I gave an update on the ENSO/El Nino phenomenon last month in Growing Franklin.  An update was posted on NOAA/NWS recently that has upgraded the chances for fall to 65% and for winter to 70%.  El Nino winters in central Ohio have an increased chance of warmer weather.  This is important for planning for over wintered vegetables under season extension as well as timing of cover crop plantings.

There are three classes upcoming on the west, south and east sides of Columbus that address winter cover crop selection and season extension:


Season Extension methods can be used in summer as well as to protect plantings from cold in cooler months.  CLICK HERE for a link to Using Shade Fabric for Summer Season Extension of Cold Weather Crops. 


Multiple problems have been reported by central Ohio growers regarding cucurbit family crops, specifically summer squash and cucumbers.  Powdery mildew has become widespread in the area recently, showing up as white patches on the cucurbit leaves.


These patches can eventually cover the entire leaf surface.  They are not generally fatal to the plant, but can kill the leaves, weaken the plant, and decrease plant productivity.

CLICK Here for OSU Veggie Disease LINK for Powdery Mildew on Cucurbits.


Another problem noted in cucurbits is squash bug nymphs are hatching from egg clusters laid recently and are approaching infestation levels on many plantings.

The adult was disturbed in the act of laying these eggs prior to the picture being taken. Eggs darken in color after being laid.


Extremely large numbers of nymphs are commonly noted. Feeding damage to leaf is evident


Do not let large numbers of squash bugs reach infestation levels trying to ripen a last, small amount of cucumbers or zucchini.  Eliminating the infested plantings, not composting, can remove large amounts of squash bugs now to decrease the burden faced by fall planted cucurbits.  Take care to factor in impacts to pollinators if pesticides are being considered for control.

Squash Bug Fact Sheet – Organic Systems

Squash Bug Fact Sheet – Penn State








Summer Garden Walk @ Howard Recreation Center on Monday July 23rd, 2018

There will be a summer garden walk at the community garden behind Howard Rec Center on Monday July 23rd at 6:30 pm.  Come to see what is growing and discuss concerns about pests, weeds, diseases, varietal selection, fall planting, soil health and more.  The event is free and open to the public.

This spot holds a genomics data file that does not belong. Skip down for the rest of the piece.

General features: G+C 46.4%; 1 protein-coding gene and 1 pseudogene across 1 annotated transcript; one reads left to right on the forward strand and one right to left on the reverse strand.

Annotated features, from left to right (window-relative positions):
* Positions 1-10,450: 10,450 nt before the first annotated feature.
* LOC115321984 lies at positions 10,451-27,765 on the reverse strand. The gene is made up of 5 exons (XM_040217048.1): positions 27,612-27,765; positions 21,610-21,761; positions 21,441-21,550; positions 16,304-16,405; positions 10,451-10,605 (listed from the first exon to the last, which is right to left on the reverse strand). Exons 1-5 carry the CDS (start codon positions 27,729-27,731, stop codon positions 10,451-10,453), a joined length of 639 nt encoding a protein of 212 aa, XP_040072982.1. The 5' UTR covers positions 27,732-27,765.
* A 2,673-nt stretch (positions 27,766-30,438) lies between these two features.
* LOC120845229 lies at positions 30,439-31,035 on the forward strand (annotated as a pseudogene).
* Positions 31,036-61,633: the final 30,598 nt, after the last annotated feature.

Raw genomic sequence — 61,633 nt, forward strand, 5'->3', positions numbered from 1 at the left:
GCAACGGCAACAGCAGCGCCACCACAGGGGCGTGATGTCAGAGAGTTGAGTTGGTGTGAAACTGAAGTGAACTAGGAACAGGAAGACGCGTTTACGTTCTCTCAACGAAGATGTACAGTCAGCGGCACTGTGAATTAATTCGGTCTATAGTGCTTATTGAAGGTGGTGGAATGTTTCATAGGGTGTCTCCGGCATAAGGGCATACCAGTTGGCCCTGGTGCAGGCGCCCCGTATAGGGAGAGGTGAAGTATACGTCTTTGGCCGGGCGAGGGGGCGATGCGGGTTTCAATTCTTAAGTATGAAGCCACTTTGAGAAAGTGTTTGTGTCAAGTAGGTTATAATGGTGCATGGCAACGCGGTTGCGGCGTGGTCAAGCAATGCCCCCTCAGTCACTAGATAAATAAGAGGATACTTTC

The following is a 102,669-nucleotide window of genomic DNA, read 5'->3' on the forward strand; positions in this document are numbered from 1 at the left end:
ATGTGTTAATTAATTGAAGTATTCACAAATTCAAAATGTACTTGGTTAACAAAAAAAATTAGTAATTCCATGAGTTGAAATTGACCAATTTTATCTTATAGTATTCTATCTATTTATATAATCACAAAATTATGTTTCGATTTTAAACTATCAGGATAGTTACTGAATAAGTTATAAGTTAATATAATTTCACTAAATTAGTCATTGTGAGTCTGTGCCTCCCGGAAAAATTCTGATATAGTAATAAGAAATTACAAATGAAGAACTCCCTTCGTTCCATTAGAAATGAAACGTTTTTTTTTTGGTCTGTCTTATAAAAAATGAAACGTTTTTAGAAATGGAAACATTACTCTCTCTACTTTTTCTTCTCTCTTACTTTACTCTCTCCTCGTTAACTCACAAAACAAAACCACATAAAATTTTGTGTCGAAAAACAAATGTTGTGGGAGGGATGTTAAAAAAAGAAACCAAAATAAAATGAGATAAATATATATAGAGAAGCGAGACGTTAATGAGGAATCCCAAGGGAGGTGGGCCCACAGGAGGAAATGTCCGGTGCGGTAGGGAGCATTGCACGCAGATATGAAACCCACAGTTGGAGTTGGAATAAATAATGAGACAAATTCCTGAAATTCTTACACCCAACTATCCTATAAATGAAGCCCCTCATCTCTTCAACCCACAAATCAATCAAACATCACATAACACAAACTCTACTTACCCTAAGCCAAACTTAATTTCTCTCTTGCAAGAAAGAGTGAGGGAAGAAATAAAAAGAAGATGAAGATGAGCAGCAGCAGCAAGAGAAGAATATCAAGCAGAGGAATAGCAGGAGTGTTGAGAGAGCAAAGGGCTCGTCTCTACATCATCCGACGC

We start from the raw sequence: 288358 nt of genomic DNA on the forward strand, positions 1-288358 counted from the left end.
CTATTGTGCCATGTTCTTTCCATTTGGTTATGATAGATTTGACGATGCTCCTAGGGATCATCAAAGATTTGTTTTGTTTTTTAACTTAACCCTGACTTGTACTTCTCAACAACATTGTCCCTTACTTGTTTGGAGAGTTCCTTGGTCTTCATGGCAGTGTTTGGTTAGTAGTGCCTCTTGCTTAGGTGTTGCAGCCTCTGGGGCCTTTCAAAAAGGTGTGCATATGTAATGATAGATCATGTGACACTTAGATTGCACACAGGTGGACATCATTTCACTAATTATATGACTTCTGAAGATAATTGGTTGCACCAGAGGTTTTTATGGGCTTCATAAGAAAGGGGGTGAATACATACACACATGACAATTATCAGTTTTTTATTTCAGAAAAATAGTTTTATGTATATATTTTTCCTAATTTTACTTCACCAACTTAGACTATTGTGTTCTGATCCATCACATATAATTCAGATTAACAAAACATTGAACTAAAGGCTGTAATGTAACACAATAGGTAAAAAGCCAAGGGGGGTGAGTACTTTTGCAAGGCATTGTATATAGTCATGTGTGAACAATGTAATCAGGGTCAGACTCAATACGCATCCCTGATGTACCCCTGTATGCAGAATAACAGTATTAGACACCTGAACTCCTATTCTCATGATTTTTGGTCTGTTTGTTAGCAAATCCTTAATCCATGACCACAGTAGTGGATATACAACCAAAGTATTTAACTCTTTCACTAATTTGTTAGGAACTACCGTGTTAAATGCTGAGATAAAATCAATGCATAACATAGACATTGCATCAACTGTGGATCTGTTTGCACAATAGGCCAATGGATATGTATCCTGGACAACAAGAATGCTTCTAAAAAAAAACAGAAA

2018 Master Urban Farmer Workshop Series

Master Urban Farmer Workshop Series

Registration is now open for the 2018 Master Urban Farmer Workshop Series.  This 11 week course is designed to help individuals learn how to produce and market all kinds of food products in an urban environment, so that they can develop urban farms or food based businesses.  A complete list of course topics is listed on the brochure at this link.

Registration is required by August 15, although the class typically sells out before the registration deadline.  To register, go to: go.osu.edu/MUF2018.

CLICK HERE to download and print brochure to register

2018 Fall Vegetable Planting Timeline

It can be an unusual concept for the backyard grower, community gardener and urban farmer to think about as we have barely started harvest of fresh tomatoes, but now is the time to start planning and planting for production in late summer, through fall and into a winter harvest.

Things to start now: Under the lights

  • Basil – Start from seed under the lights or by direct seeding into the garden.  This will provide the grower with a stream of fresh, tender leaves to use or preserve.
  • Brassicas – cabbage, broccoli, cauliflower and asian cabbages can be started now under the lights.  Transplant into cell packs after about two weeks in the flats.   They will be ready to transplant into the garden in 6-8 weeks.
  • Lettuce – small amount now,  start more every two weeks until October.

The seed start grow station had been taken offline for a period of three weeks after spring vegetable production. This was done to sterilize the area and break the life cycle of any pests present.


Most of the varieties started now are brassicas. They will germinate in 3 days, be ready to be transplanted into individual cells in 2 weeks and be ready to plant in about 6 weeks total. That puts them in the garden in early August with maturation in late September and early October during the cooler weather


A small amount of lettuce will be started now.  This lettuce has a good chance to mature in hot weather.   The chance for cooler temperatures in late summer plus the use of shade cloth will attempt to control bitterness or bolting to seed.  There is a good chance of failure to mature an edible product so only a small amount of starts will be attempted now.  More will be started with an every two week timeline.



Things to Start now – Direct seed in the garden:


Things to start in a few weeks – Direct Seed in the Garden

  • Green Beans – if a short maturing variety can be used green beans can be planted up until early August
  • Radish – can plant again 2 weeks after this planting up until September 1st
  • Beets
  • Carrots
  • Lettuce – can be planted on two week rotations until September 1st – 15th.
  • Snap Peas
  • Summer squash – same as with green beans
  • Cucumber – same as with green beans


Ohio is a true four season growing environment.  Some of the above may need season extension in order to survive.  We will keep a close watch on the ENSO predictions.   Make sure that you observe crop rotation of families as best as possible.